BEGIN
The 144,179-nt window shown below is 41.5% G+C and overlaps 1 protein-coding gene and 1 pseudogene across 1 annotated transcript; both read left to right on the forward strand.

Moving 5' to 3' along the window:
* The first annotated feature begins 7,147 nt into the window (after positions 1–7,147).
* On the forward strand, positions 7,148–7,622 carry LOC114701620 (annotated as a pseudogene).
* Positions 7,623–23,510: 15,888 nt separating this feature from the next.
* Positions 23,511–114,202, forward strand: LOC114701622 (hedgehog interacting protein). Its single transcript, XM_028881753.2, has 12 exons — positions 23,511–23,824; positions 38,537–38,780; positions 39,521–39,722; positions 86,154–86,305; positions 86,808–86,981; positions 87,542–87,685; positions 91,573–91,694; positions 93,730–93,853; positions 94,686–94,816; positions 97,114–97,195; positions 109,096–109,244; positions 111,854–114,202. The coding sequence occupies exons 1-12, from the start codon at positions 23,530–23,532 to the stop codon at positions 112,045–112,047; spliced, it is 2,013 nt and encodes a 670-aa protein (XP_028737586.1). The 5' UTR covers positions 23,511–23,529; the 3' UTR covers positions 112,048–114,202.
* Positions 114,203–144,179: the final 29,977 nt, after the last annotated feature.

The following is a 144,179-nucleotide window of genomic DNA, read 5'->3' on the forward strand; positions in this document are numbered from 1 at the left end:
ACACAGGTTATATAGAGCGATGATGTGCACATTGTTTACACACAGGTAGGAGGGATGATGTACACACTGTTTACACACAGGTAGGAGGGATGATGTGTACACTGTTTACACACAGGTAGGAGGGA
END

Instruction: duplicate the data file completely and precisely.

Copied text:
The 144,179-nt window shown below is 41.5% G+C and overlaps 1 protein-coding gene and 1 pseudogene across 1 annotated transcript; both read left to right on the forward strand.

Moving 5' to 3' along the window:
* The first annotated feature begins 7,147 nt into the window (after positions 1–7,147).
* On the forward strand, positions 7,148–7,622 carry LOC114701620 (annotated as a pseudogene).
* Positions 7,623–23,510: 15,888 nt separating this feature from the next.
* Positions 23,511–114,202, forward strand: LOC114701622 (hedgehog interacting protein). Its single transcript, XM_028881753.2, has 12 exons — positions 23,511–23,824; positions 38,537–38,780; positions 39,521–39,722; positions 86,154–86,305; positions 86,808–86,981; positions 87,542–87,685; positions 91,573–91,694; positions 93,730–93,853; positions 94,686–94,816; positions 97,114–97,195; positions 109,096–109,244; positions 111,854–114,202. The coding sequence occupies exons 1-12, from the start codon at positions 23,530–23,532 to the stop codon at positions 112,045–112,047; spliced, it is 2,013 nt and encodes a 670-aa protein (XP_028737586.1). The 5' UTR covers positions 23,511–23,529; the 3' UTR covers positions 112,048–114,202.
* Positions 114,203–144,179: the final 29,977 nt, after the last annotated feature.

The following is a 144,179-nucleotide window of genomic DNA, read 5'->3' on the forward strand; positions in this document are numbered from 1 at the left end:
ACACAGGTTATATAGAGCGATGATGTGCACATTGTTTACACACAGGTAGGAGGGATGATGTACACACTGTTTACACACAGGTAGGAGGGATGATGTGTACACTGTTTACACACAGGTAGGAGGGA